from the University authorities 727 when he was allowed to appear in the LL.B.
Part I Examination in April 1972.
Mr. Sibbal learned counsel for the appellant
submitted two points before us. In the first place it was argued that once the
appellant was allowed to appear at L.L.B. Part II Examination held on May 19,
1973 his candidature could not be withdrawn for any reason whatsoever, in view
of the mandatory provisions of clause 2(b) of the Kurukshetra University
Calendar Vol. I, ordinance X under which the candidature could be withdrawn
before the candidate took the examination. Secondly it was argued that the
order of the University was mala fide because the real reason for cancelling
the candidature of the appellant was the insistence of the District Education
officer that the appellant should not have been admitted to the Law Faculty
unless he had obtained the permission of his superior officers. In order to
appreciate the first contention it may be necessary to extract the relevant
portions of the statute contained in Kurukshetra University Calendar Volume I,
ordinance X. Clause 2 of this ordinance runs as follows:
"2. The following certificates, signed
by the Principal of the College/Head of the Department concerned, shall be
required from each applicant:- (a) that the candidate has satisfied him by the
production of the certificate of a competent authority that he has passed the
examinations which qualified him for admission to the examination; and (b) that
he has attended a regular course of study for the prescribed number of academic
Certificate (b) will be provisional and can
be withdrawn at any time before the examination if the applicant fails to
attend the prescribed course of lectures before the end of his term." The
last part of this statute clearly shows that the University could withdraw the
certificate if the applicant had failed to attend the prescribed course of
lectures. But this could be done only before the examination. It is, therefore,
manifest that once the appellant was allowed to take the examination, rightly
or wrongly, then the statute which empowers the University to withdraw the
candidature of the applicant has worked itself out and the applicant cannot be
refused admission subsequently for any infirmity which should have been looked
into before giving the applicant permission to appear. It was, however,
submitted by Mr.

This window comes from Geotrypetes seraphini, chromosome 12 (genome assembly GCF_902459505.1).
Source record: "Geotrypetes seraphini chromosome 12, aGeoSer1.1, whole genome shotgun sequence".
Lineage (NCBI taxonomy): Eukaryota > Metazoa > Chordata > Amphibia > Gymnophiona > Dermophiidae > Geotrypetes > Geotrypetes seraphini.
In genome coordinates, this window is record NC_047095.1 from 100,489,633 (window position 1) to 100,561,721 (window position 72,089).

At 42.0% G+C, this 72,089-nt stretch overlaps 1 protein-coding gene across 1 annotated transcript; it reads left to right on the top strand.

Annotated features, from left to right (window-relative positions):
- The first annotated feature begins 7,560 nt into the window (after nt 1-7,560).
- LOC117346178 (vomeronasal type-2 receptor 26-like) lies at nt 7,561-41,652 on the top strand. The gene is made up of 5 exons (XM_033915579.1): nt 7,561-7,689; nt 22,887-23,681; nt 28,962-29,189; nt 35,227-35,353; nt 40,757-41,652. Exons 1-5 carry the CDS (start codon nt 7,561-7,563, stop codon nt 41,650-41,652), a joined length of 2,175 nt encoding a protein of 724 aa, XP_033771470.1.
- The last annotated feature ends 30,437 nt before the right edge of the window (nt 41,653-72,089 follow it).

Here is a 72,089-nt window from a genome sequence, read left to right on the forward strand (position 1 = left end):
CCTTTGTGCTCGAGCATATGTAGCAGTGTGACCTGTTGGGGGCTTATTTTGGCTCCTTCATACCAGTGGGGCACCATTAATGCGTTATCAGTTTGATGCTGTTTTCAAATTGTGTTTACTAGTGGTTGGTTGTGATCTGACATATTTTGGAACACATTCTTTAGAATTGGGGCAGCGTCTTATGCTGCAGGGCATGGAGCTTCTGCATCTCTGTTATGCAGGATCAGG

Nandy learned counsel for the respondent that
the names of the candidates who were short of percentage were displayed on the
Notice Board of the College and the appellant was fully aware of the same and
yet he did not draw the attention of the University authorities when he applied
for admission to appear in LL.B. Part II Examination. Thus the appellant was
guilty of committing serious fraud and was not entitled to any indulgence from
It appears from the averments made in the
counter- affidavit that according to the procedure prevalent in the College the
admission forms are forwarded by the Head of the Department in December
preceding 728 the year when the Examination is held. In the instant case the
admission form of the appellant must have been forwarded in December 1971
whereas the examination was to take place in April/May 1972. It is obvious that
during this period of four to five months it was the duty of the University
authorities to scrutinise the form in order to find out whether it was in
order. Equally it was the duty of the Head of the Department of Law before
submitting the form to the University to see that the form complied with all
the requirements of law. If neither the Head of the Department nor the
University authorities took care to scrutinise the admission form, then the
question of the appellant committing a fraud did not arise. It is well settled
that where a person on whom fraud is committed is in a position to discover the
truth by due diligence, fraud is not proved.
It was neither a case of suggestio falsi, or
suppression veri. The appellant never wrote to the University authorities that
he had attended the prescribed number of lectures. There was ample time and
opportunity for the University authorities to have found out the defect. In
these circumstances, therefore, if the University authorities acquiesced in the
infirmities which the admission form contained and allowed the appellant to
appear in Part I Examination in April 1972, then by force of the University
Statute the University had no power to withdraw the candidature of the
appellant. A somewhat similar situation arose in Premji Bhai Ganesh Bhai
Kshatriya v. Vice-Chancellor, Ravishankar University, Raipur and others(ii)
where a Division Bench of the High Court of Madhya Pradesh observed as follows:
"From the provisions of ordinance Nos.
19 and 48 it is clear that the scrutiny as to the requisite attendance of the
candidates is required to be made before the admission cards are issued. Once
the admission cards are issued permitting the candidates to take their
examination, there is no provision in Ordinance No. 19 or ordinance No. 48
which would enable the Vice-Chancellor to withdraw the permission. The